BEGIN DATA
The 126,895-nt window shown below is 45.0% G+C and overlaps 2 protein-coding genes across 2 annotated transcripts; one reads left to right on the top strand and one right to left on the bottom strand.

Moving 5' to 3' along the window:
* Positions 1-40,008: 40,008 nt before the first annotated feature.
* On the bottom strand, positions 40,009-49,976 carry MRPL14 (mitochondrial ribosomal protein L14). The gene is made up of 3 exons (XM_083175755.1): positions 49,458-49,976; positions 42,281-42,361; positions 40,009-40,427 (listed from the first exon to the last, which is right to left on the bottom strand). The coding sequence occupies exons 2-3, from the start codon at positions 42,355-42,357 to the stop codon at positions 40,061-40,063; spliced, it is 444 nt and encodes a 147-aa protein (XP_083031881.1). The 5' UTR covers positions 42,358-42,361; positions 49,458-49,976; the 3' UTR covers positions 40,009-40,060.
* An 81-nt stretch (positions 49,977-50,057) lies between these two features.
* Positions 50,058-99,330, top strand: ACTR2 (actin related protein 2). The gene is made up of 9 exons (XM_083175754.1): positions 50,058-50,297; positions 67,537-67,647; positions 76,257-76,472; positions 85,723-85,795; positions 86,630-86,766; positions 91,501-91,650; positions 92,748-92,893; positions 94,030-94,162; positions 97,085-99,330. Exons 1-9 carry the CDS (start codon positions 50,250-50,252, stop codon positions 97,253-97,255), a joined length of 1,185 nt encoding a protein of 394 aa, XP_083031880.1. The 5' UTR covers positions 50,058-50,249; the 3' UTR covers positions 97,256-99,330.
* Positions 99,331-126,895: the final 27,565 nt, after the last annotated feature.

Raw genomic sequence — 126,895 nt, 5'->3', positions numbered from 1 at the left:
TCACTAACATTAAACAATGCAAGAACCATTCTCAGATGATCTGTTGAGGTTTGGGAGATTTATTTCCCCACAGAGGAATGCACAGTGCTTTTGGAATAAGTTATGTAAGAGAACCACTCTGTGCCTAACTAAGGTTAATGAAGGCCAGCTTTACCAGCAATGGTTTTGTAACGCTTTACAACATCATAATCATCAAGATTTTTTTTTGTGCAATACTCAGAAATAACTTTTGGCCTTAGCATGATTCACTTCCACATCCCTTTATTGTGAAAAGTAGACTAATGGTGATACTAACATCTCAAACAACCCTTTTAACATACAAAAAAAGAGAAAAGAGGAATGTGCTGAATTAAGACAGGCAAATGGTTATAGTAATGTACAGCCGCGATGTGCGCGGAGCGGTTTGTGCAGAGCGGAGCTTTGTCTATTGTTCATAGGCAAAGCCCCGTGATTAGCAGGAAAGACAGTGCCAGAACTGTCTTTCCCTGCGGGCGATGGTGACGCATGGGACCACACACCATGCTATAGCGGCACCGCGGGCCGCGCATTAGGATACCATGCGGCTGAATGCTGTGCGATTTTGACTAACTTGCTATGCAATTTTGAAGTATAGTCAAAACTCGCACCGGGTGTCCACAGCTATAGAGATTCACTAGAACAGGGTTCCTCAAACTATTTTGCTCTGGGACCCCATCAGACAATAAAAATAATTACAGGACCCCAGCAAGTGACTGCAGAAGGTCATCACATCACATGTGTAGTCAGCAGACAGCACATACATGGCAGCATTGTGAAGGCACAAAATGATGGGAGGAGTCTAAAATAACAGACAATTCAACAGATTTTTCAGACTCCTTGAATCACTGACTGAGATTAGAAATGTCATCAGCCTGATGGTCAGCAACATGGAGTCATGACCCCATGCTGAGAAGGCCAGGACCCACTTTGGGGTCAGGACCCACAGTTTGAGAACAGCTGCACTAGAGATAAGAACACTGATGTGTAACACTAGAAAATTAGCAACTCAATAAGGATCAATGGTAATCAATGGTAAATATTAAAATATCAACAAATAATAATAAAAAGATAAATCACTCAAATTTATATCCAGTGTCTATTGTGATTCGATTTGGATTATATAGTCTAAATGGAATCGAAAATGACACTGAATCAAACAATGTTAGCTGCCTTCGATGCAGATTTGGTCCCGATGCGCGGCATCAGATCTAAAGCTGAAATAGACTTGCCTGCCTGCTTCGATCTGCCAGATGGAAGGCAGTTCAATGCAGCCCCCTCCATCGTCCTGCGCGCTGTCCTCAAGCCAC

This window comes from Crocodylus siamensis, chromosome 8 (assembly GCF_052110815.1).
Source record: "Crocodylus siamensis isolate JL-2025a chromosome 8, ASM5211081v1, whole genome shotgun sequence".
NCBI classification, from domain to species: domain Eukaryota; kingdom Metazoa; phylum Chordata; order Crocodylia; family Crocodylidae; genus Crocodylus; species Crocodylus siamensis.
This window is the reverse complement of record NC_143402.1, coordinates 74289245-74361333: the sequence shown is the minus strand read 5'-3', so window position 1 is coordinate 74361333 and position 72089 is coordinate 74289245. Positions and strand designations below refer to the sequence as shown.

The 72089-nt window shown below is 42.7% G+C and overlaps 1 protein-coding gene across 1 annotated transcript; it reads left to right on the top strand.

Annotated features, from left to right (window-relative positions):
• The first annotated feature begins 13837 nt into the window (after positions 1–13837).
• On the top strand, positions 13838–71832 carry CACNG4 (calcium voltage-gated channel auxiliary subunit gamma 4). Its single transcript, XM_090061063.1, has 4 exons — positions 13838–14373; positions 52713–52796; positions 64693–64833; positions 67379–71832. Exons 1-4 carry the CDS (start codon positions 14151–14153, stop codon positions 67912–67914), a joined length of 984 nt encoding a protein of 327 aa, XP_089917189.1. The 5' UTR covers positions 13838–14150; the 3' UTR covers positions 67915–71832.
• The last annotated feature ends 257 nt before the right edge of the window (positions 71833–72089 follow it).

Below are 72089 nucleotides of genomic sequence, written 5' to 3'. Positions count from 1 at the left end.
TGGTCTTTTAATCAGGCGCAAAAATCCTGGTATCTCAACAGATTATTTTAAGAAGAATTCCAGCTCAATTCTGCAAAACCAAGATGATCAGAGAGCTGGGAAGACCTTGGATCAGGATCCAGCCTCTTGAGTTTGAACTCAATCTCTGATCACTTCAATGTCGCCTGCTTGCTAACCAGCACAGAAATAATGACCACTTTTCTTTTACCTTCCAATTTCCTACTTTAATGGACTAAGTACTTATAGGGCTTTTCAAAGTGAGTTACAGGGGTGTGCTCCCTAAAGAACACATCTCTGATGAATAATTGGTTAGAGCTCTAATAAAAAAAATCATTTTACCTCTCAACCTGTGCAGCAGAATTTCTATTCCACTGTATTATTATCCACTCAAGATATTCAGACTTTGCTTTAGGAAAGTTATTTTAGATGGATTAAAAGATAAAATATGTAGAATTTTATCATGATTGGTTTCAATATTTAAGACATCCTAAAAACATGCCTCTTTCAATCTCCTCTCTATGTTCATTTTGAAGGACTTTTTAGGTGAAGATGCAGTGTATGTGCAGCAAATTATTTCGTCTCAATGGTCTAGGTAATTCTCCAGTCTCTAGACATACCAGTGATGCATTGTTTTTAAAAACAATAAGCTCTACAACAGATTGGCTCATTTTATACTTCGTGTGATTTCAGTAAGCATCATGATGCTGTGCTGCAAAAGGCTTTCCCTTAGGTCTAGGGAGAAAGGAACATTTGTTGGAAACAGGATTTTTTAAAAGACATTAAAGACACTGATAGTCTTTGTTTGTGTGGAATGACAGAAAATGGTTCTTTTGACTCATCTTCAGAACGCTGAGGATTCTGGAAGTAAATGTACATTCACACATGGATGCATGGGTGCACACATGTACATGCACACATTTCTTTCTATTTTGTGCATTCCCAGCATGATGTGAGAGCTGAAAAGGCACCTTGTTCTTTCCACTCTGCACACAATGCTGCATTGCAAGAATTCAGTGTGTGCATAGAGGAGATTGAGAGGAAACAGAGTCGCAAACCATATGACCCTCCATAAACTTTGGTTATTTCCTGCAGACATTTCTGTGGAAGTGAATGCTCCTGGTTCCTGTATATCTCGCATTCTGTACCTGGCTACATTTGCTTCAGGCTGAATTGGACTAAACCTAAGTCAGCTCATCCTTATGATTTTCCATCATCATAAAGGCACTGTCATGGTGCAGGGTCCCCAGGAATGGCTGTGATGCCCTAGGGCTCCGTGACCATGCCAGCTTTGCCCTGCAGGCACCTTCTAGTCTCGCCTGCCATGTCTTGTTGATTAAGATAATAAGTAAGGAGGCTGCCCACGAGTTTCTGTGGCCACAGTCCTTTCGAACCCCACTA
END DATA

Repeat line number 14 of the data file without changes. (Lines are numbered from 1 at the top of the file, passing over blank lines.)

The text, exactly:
The 72089-nt window shown below is 42.7% G+C and overlaps 1 protein-coding gene across 1 annotated transcript; it reads left to right on the top strand.